Associated Press Published

W.Va. Suit Accuses Diocese of Knowingly Employing Pedophiles

Basilica of the Co-Cathedral of the Sacred Heart in Charleston

Updated on Mar. 19, 2019 at 3:12 p.m.

A Catholic diocese and its former bishop in West Virginia knowingly employed pedophiles and failed to conduct adequate background checks on camp and school workers, a lawsuit filed Tuesday by the state attorney general charges.

The suit by Attorney General Patrick Morrisey against the Diocese of Wheeling-Charleston and Bishop Michael Bransfield comes about a week after church officials barred Bransfield from priestly duties following an investigation into claims that he sexually harassed adults and committed financial improprieties.

“The Catholic Church has been covering up, concealing and denying that it’s harbored child-molesting priests for a long time, including right here in West Virginia,” Morrisey said at a news conference.

The suit alleges the diocese and Bransfield chose to cover up arguably criminal behavior and claims the diocese employed admitted sexual abusers and priests credibly accused of child sexual abuse without adequate background checks.

In one decades-old instance cited in the lawsuit, Rev. Victor Frobas, who was forced out of the Philadelphia seminary system because of a credible accusation of child sexual abuse, was made the director of a summer youth camp owned by the diocese. He was then accused of sexually abusing children at that post and, following a leave of absence, was later assigned to work as a chaplain at Wheeling Central Catholic High School, the lawsuit said. In 1987, Frobas was indicted for molesting two boys at a parish in suburban St. Louis. He pleaded guilty, served about two years and then died in 1993, according to the lawsuit.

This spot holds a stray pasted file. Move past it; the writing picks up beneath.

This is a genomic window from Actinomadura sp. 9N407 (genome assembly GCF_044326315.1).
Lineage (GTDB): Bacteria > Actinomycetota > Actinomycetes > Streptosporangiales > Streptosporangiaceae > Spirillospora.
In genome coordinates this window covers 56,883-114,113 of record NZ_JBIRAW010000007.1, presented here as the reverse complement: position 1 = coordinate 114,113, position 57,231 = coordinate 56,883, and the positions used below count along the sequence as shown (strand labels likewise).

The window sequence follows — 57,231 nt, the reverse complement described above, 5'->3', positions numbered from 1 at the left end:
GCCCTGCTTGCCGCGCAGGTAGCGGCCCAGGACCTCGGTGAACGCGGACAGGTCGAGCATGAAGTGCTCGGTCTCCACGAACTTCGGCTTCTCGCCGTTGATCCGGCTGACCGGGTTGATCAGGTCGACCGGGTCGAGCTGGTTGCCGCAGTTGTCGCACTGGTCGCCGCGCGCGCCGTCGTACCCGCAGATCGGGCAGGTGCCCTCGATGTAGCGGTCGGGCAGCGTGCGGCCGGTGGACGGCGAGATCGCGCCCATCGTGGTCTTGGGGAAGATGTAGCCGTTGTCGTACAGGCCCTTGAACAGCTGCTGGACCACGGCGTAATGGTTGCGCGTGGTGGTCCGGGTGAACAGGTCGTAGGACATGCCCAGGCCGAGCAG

“We believe an important first step for the diocese is to come clean with what it knows,” Morrisey said. “The church should open its files to the public and disclose what happened with every credible allegation of sexual abuse that was brought to the diocese’s attention, while protecting the identity of victims and their families.”

Morrisey said the case was brought under the state’s consumer credit and protection act. He said his office is in the process of referring individual cases to local prosecutors.

A diocese spokesman didn’t return a voicemail message, and no one responded to a voicemail left with a phone number listed for Bransfield.

The Vatican announced that Pope Francis accepted Bransfield’s resignation in September and appointed Baltimore Archbishop William Lori to take over the Wheeling-Charleston diocese. Bransfield had been implicated in a 2012 case against Philadelphia priests accused of sexual abuse, but he denied abusing anyone.

Last week, Catholic Church officials said they were imposing ministerial restrictions on Bransfield pending the Holy See’s final assessment on the investigation into the claims in West Virginia.

A Catholic high school in Wheeling, West Virginia, voted recently to remove Bransfield’s name from a gym. His name also has been removed from a care center at Wheeling Hospital.

Tim Lennon, president of the board of directors of the national nonprofit group Survivors Network of those Abused by Priests, applauded the attorney general’s suit.

“It holds those people — those criminals — accountable and those who are complicit in covering up for those criminals, accountable,” he said.